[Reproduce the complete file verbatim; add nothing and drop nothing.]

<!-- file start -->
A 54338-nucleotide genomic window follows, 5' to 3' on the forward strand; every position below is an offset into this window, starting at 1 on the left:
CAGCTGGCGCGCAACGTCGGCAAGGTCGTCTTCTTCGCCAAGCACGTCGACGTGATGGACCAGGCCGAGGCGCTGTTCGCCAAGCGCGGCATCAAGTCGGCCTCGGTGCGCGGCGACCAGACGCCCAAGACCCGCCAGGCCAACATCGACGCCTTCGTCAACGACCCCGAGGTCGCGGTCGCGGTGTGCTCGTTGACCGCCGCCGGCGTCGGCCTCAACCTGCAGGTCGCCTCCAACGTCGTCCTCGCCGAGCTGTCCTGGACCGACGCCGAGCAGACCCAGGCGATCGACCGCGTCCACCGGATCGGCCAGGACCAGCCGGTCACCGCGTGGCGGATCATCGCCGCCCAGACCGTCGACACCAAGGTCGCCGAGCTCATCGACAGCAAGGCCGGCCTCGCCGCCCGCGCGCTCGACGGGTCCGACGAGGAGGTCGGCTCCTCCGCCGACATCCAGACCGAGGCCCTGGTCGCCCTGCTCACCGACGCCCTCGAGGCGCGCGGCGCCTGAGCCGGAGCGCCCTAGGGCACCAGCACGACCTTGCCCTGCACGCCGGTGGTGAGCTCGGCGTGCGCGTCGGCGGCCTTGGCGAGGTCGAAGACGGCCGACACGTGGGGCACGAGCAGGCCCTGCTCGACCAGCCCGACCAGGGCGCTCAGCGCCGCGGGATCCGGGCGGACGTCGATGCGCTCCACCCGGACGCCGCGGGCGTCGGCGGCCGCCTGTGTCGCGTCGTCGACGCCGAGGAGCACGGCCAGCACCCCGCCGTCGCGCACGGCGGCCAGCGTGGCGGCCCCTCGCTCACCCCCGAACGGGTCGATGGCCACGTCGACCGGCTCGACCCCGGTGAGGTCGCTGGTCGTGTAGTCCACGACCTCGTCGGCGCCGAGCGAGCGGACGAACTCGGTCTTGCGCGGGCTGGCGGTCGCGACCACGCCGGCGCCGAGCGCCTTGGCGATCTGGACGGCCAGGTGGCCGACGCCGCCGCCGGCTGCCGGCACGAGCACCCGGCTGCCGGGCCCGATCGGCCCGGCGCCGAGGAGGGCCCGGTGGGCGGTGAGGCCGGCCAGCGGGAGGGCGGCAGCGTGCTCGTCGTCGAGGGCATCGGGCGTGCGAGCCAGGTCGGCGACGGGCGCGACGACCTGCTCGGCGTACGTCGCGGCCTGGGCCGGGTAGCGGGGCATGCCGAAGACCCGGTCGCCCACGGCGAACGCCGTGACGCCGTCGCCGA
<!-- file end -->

A 54338-nucleotide genomic window follows, 5' to 3' on the forward strand; every position below is an offset into this window, starting at 1 on the left:
CAGCTGGCGCGCAACGTCGGCAAGGTCGTCTTCTTCGCCAAGCACGTCGACGTGATGGACCAGGCCGAGGCGCTGTTCGCCAAGCGCGGCATCAAGTCGGCCTCGGTGCGCGGCGACCAGACGCCCAAGACCCGCCAGGCCAACATCGACGCCTTCGTCAACGACCCCGAGGTCGCGGTCGCGGTGTGCTCGTTGACCGCCGCCGGCGTCGGCCTCAACCTGCAGGTCGCCTCCAACGTCGTCCTCGCCGAGCTGTCCTGGACCGACGCCGAGCAGACCCAGGCGATCGACCGCGTCCACCGGATCGGCCAGGACCAGCCGGTCACCGCGTGGCGGATCATCGCCGCCCAGACCGTCGACACCAAGGTCGCCGAGCTCATCGACAGCAAGGCCGGCCTCGCCGCCCGCGCGCTCGACGGGTCCGACGAGGAGGTCGGCTCCTCCGCCGACATCCAGACCGAGGCCCTGGTCGCCCTGCTCACCGACGCCCTCGAGGCGCGCGGCGCCTGAGCCGGAGCGCCCTAGGGCACCAGCACGACCTTGCCCTGCACGCCGGTGGTGAGCTCGGCGTGCGCGTCGGCGGCCTTGGCGAGGTCGAAGACGGCCGACACGTGGGGCACGAGCAGGCCCTGCTCGACCAGCCCGACCAGGGCGCTCAGCGCCGCGGGATCCGGGCGGACGTCGATGCGCTCCACCCGGACGCCGCGGGCGTCGGCGGCCGCCTGTGTCGCGTCGTCGACGCCGAGGAGCACGGCCAGCACCCCGCCGTCGCGCACGGCGGCCAGCGTGGCGGCCCCTCGCTCACCCCCGAACGGGTCGATGGCCACGTCGACCGGCTCGACCCCGGTGAGGTCGCTGGTCGTGTAGTCCACGACCTCGTCGGCGCCGAGCGAGCGGACGAACTCGGTCTTGCGCGGGCTGGCGGTCGCGACCACGCCGGCGCCGAGCGCCTTGGCGATCTGGACGGCCAGGTGGCCGACGCCGCCGCCGGCTGCCGGCACGAGCACCCGGCTGCCGGGCCCGATCGGCCCGGCGCCGAGGAGGGCCCGGTGGGCGGTGAGGCCGGCCAGCGGGAGGGCGGCAGCGTGCTCGTCGTCGAGGGCATCGGGCGTGCGAGCCAGGTCGGCGACGGGCGCGACGACCTGCTCGGCGTACGTCGCGGCCTGGGCCGGGTAGCGGGGCATGCCGAAGACCCGGTCGCCCACGGCGAACGCCGTGACGCCGTCGCCGA